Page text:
This is a pretty good video on the subject:
  7. ditch witch

    ditch witch I do stupid crap, so you don't have to

    I've been building shelving in the garage using pallets. So far I've got 4 rows, 12" deep and 9.5' long. There's a 2x4 along the back wall screwed into the wall studs, so the ripped pallet slots onto it, then I screwed 2x4 studs onto the front for front legs. Need more pallets to get the very top shelf done. No sooner do I get one up than the Mr. loads it up with crap. :/

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  8. UncleMorgan

    UncleMorgan I like peeling bananas and (occasionally) people.

    Nice design, ditch witch. Clean, neat, fast, ez to build & economical. And green. And down-right decorative, too.

    Generally, anything made from 2X4s is going to be strong enough to hold up anything you can load into them, even shelves full of batteries.

    My shelves are lighter in construction, but can hold all the groceries I'm ever likely to store in them, with plenty of safety margin.
    For stronger shelves, just put in a couple more posts.

    My shelves are also designed to be reasonably easy to tear down without destroying the wood, in case I want to build something else out of them.

    Like anti-zombie barriers, for example.

    Good point. I live in an older home that was made back when men were real men and they hammered the nails in with their fists. Before breakfast.

    Higher ceilings, yes. But the walls aren't particularly square anymore.
    Last edited by a moderator: Jun 7, 2015
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  9. Ganado

    Ganado Monkey+++

    Thus the name hammer fisted ;)
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  10. Brokor

    Brokor Live Free or Cry Moderator Site Supporter+++ Founding Member

    Not to be confused with "Donkey Punched". :eek:
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  11. tacmotusn

    tacmotusn RIP 1/13/21

    I also tie into wall studs, but on a horizontal basis at the back. I prefer 2 by supports throughout vice 1 by. One thing to consider with your plywood shelf material, make your shelf depth deep enough to serve your purpose, but divisible into 8 ft (96"). Such as 12", 16", or 24". This way you will not have waste pieces. Don't forget saw cuts subtract about 1/8 inch from your desired shelve depth. All of this has to be the plan from the start, for framing and shelving to exactly match, or not. I frame full size, say 12 inch depth, and the shelves actual cut 11 and 7/8ths". 16" depth shelves would be cut 15 and 7/8ths. 24" depth cut at 23 and 7/8ths.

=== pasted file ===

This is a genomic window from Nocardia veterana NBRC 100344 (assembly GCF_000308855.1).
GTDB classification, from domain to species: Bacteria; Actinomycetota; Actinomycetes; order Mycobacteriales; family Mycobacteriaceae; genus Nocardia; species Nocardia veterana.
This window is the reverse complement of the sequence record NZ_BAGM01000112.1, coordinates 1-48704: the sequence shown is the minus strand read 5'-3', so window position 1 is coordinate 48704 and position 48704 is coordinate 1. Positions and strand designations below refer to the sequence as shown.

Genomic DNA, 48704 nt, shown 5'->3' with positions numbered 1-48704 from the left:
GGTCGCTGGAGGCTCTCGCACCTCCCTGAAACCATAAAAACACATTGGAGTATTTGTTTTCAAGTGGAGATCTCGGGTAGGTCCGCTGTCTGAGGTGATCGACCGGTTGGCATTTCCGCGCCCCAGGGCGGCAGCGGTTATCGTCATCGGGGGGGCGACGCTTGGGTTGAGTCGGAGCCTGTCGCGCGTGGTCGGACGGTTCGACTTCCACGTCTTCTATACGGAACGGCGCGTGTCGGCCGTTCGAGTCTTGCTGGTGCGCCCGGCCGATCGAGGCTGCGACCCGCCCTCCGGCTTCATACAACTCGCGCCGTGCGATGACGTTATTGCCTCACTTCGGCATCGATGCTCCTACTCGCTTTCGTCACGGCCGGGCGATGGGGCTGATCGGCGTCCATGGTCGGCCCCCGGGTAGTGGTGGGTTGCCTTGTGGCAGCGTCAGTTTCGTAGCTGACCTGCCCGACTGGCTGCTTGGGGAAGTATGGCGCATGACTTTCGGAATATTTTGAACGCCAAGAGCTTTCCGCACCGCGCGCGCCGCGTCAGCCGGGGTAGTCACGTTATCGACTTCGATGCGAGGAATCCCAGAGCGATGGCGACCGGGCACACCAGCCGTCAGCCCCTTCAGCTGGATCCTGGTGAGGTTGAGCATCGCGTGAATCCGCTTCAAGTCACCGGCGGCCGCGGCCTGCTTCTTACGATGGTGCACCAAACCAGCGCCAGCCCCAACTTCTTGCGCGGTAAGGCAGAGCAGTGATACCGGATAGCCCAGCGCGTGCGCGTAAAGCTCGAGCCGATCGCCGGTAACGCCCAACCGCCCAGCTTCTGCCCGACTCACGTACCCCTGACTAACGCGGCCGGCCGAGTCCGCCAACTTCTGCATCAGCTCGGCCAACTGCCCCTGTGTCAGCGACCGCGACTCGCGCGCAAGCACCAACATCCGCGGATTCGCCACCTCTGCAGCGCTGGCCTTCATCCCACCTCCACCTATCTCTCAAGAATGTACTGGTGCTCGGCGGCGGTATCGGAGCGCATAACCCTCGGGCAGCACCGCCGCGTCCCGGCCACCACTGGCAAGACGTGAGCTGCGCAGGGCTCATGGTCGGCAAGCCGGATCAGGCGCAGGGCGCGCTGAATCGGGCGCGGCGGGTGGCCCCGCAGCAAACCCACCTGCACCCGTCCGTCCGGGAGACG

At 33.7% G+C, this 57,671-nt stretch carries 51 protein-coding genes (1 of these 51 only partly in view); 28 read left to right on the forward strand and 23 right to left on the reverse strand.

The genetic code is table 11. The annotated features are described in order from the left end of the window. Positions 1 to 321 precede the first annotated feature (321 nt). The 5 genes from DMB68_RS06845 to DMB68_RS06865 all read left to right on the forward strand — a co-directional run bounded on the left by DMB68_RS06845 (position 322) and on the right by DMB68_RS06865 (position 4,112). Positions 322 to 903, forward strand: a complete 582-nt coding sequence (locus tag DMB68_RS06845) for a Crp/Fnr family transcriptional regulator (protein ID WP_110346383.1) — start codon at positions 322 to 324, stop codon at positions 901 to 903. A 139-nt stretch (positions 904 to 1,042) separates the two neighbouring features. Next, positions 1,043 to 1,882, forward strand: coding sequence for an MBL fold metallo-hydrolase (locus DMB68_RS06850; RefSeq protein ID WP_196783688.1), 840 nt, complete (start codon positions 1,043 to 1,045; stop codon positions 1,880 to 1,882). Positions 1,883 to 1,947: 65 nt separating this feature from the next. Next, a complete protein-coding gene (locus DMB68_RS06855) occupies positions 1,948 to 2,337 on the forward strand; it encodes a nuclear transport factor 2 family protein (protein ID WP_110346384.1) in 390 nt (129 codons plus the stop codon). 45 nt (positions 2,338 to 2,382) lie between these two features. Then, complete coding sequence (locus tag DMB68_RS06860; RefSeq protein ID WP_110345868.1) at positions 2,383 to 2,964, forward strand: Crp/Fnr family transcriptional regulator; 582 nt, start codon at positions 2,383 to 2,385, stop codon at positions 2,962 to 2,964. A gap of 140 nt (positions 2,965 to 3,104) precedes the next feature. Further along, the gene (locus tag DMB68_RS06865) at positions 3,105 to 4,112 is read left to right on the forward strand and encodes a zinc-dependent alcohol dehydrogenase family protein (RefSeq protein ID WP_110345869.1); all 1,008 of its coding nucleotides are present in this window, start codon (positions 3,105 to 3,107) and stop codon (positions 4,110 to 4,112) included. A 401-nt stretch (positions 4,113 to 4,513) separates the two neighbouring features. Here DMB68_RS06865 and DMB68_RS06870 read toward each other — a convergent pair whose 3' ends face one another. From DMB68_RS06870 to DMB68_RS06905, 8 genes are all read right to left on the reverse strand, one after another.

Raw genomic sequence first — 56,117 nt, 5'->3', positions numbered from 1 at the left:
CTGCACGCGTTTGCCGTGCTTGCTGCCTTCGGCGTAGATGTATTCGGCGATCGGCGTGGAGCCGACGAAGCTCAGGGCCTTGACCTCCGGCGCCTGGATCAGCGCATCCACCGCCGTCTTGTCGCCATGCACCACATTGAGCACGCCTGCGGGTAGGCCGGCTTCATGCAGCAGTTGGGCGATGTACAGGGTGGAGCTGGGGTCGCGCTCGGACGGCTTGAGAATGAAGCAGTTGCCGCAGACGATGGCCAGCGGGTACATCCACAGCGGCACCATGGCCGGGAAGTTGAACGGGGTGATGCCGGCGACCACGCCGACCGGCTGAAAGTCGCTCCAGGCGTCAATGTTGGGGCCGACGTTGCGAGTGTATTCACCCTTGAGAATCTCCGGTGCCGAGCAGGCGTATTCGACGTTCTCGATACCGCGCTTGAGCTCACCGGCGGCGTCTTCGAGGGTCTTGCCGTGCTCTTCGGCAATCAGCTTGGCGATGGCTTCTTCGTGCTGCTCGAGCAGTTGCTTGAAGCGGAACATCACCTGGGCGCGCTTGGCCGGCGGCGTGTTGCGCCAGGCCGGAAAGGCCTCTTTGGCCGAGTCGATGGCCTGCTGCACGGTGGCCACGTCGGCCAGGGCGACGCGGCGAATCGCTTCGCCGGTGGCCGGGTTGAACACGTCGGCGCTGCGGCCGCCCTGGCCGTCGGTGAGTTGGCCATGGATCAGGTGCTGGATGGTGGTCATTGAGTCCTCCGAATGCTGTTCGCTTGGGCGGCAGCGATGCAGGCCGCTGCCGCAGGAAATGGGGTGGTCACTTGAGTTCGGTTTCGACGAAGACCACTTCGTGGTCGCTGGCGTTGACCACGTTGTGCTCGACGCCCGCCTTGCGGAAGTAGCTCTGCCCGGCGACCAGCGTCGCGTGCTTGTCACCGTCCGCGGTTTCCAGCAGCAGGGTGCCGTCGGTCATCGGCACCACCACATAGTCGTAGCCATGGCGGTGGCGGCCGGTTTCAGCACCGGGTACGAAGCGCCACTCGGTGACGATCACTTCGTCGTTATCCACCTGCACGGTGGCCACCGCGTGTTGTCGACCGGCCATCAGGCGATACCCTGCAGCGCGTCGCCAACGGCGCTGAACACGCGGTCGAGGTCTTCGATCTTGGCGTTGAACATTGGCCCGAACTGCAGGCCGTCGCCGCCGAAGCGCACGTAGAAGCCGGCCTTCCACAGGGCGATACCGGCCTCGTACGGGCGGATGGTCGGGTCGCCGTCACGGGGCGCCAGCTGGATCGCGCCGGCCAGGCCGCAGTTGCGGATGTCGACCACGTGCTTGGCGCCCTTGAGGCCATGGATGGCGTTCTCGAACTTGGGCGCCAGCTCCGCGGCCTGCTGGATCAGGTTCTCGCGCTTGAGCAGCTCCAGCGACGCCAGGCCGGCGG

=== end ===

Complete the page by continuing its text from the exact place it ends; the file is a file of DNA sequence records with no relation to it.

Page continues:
jus my 2 cents .... happy building
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  12. Yard Dart

    Yard Dart Vigilant Monkey Moderator

    Last year I remodeled our pantry based off of some pic the Mrs handed me. Built with 2X10's and threaded half inch rigid pipe. I stripped and painted all of the pipe and we stained the boards. The pipe pieces add up in cost and may not fall in line with the threads "cheap" aspect, but easy yes, when you have a plan.

  13. Brokor

    Brokor Live Free or Cry Moderator Site Supporter+++ Founding Member

    I have to say, I have never seen anything like that before @Yard Dart
    Very interesting.
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  14. UncleMorgan

    UncleMorgan I like peeling bananas and (occasionally) people.

    When you have pipe, what a great way to use it!
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  15. john316

    john316 Monkey+++

    very nice clean look,yard dart.....strong too....i also use 2x12's
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  16. ditch witch

    ditch witch I do stupid crap, so you don't have to

    I love those shelves YD. Saw some similar on Pinterest but I think I like yours better.
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  17. Ganado

    Ganado Monkey+++

    I'm so glad you posted that yard dart. I've been looking at those for a year wondering how they would hold can goods. They seem sturdy how are they working?
    Yard Dart likes this.
  18. Tully Mars

    Tully Mars Metal weldin' monkey

    They look GREAT DW. Hell of an idea that I plan on shamelessly bogarting:D

    Yeah well, that's what guys do-take advantage of ya whenever we can-at least that's what I keep telling my 3 daughters;)

    Very nice YD! I've seen this done in a couple of different shops over the years, but none of them looked nearly as nice as yours.:)
    Last edited: Jun 7, 2015
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  19. Yard Dart

    Yard Dart Vigilant Monkey Moderator

    Don't hate my Pillsbury Dough guy, he has been around a long time.

    If I did it over, I would have added shorter vertical segments.... but I was a little concerned about the weight of two or three extra shelves plus product. The unit is solid as a rock though and anchored to the wall properly. I had to remove the bottom leg pieces last week to change the floor out and the whole unit remained fixed in place with just the horizontal members for a few days.

    Just as a side note, this is not my primary storage area but the main pantry for our general house foods and other storage.... I have some heavy duty shelving stuff elsewhere for the can storage and so on.... ;)
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  20. Yard Dart

    Yard Dart Vigilant Monkey Moderator

    Thank you.... I used 12-inch horizontal sections and with the flange and tee-section... it only allowed for a 10 inch wide board to seat properly.
    Ganado likes this.